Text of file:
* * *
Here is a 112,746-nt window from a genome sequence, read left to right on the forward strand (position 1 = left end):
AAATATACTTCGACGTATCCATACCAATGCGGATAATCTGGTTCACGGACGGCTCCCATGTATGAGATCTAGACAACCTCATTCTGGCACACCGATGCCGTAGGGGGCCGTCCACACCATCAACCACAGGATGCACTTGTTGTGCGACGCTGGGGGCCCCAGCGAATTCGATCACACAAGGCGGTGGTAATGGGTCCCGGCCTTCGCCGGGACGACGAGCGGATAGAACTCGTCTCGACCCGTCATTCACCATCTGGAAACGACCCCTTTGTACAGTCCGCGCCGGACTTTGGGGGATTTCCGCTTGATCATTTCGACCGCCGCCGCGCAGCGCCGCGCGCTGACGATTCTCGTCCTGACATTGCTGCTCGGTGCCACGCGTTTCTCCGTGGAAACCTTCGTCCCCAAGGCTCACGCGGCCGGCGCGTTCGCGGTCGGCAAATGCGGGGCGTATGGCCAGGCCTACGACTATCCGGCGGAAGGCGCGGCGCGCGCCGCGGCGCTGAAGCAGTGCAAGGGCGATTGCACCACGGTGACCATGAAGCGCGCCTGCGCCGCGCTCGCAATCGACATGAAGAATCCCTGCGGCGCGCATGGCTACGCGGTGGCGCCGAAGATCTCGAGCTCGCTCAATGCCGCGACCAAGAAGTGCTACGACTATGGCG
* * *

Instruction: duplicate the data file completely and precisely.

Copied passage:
Here is a 112,746-nt window from a genome sequence, read left to right on the forward strand (position 1 = left end):
AAATATACTTCGACGTATCCATACCAATGCGGATAATCTGGTTCACGGACGGCTCCCATGTATGAGATCTAGACAACCTCATTCTGGCACACCGATGCCGTAGGGGGCCGTCCACACCATCAACCACAGGATGCACTTGTTGTGCGACGCTGGGGGCCCCAGCGAATTCGATCACACAAGGCGGTGGTAATGGGTCCCGGCCTTCGCCGGGACGACGAGCGGATAGAACTCGTCTCGACCCGTCATTCACCATCTGGAAACGACCCCTTTGTACAGTCCGCGCCGGACTTTGGGGGATTTCCGCTTGATCATTTCGACCGCCGCCGCGCAGCGCCGCGCGCTGACGATTCTCGTCCTGACATTGCTGCTCGGTGCCACGCGTTTCTCCGTGGAAACCTTCGTCCCCAAGGCTCACGCGGCCGGCGCGTTCGCGGTCGGCAAATGCGGGGCGTATGGCCAGGCCTACGACTATCCGGCGGAAGGCGCGGCGCGCGCCGCGGCGCTGAAGCAGTGCAAGGGCGATTGCACCACGGTGACCATGAAGCGCGCCTGCGCCGCGCTCGCAATCGACATGAAGAATCCCTGCGGCGCGCATGGCTACGCGGTGGCGCCGAAGATCTCGAGCTCGCTCAATGCCGCGACCAAGAAGTGCTACGACTATGGCG